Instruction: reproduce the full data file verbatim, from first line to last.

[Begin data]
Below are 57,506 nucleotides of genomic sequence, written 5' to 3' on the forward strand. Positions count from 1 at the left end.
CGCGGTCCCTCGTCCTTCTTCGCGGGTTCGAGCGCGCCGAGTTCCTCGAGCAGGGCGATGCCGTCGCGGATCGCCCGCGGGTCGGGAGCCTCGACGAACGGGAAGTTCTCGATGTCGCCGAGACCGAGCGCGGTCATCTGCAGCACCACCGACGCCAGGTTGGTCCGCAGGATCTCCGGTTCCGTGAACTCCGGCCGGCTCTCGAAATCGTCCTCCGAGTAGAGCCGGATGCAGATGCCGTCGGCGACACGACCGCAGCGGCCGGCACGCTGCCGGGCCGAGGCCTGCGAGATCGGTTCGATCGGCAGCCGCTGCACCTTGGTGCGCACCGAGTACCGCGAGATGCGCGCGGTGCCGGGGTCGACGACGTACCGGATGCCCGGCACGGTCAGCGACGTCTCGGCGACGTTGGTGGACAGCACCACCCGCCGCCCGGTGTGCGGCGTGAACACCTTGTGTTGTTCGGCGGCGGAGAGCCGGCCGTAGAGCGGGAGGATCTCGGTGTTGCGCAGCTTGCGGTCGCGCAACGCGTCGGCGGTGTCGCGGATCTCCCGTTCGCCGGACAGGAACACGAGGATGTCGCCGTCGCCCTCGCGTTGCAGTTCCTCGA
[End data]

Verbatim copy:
Below are 57,506 nucleotides of genomic sequence, written 5' to 3' on the forward strand. Positions count from 1 at the left end.
CGCGGTCCCTCGTCCTTCTTCGCGGGTTCGAGCGCGCCGAGTTCCTCGAGCAGGGCGATGCCGTCGCGGATCGCCCGCGGGTCGGGAGCCTCGACGAACGGGAAGTTCTCGATGTCGCCGAGACCGAGCGCGGTCATCTGCAGCACCACCGACGCCAGGTTGGTCCGCAGGATCTCCGGTTCCGTGAACTCCGGCCGGCTCTCGAAATCGTCCTCCGAGTAGAGCCGGATGCAGATGCCGTCGGCGACACGACCGCAGCGGCCGGCACGCTGCCGGGCCGAGGCCTGCGAGATCGGTTCGATCGGCAGCCGCTGCACCTTGGTGCGCACCGAGTACCGCGAGATGCGCGCGGTGCCGGGGTCGACGACGTACCGGATGCCCGGCACGGTCAGCGACGTCTCGGCGACGTTGGTGGACAGCACCACCCGCCGCCCGGTGTGCGGCGTGAACACCTTGTGTTGTTCGGCGGCGGAGAGCCGGCCGTAGAGCGGGAGGATCTCGGTGTTGCGCAGCTTGCGGTCGCGCAACGCGTCGGCGGTGTCGCGGATCTCCCGTTCGCCGGACAGGAACACGAGGATGTCGCCGTCGCCCTCGCGTTGCAGTTCCTCGA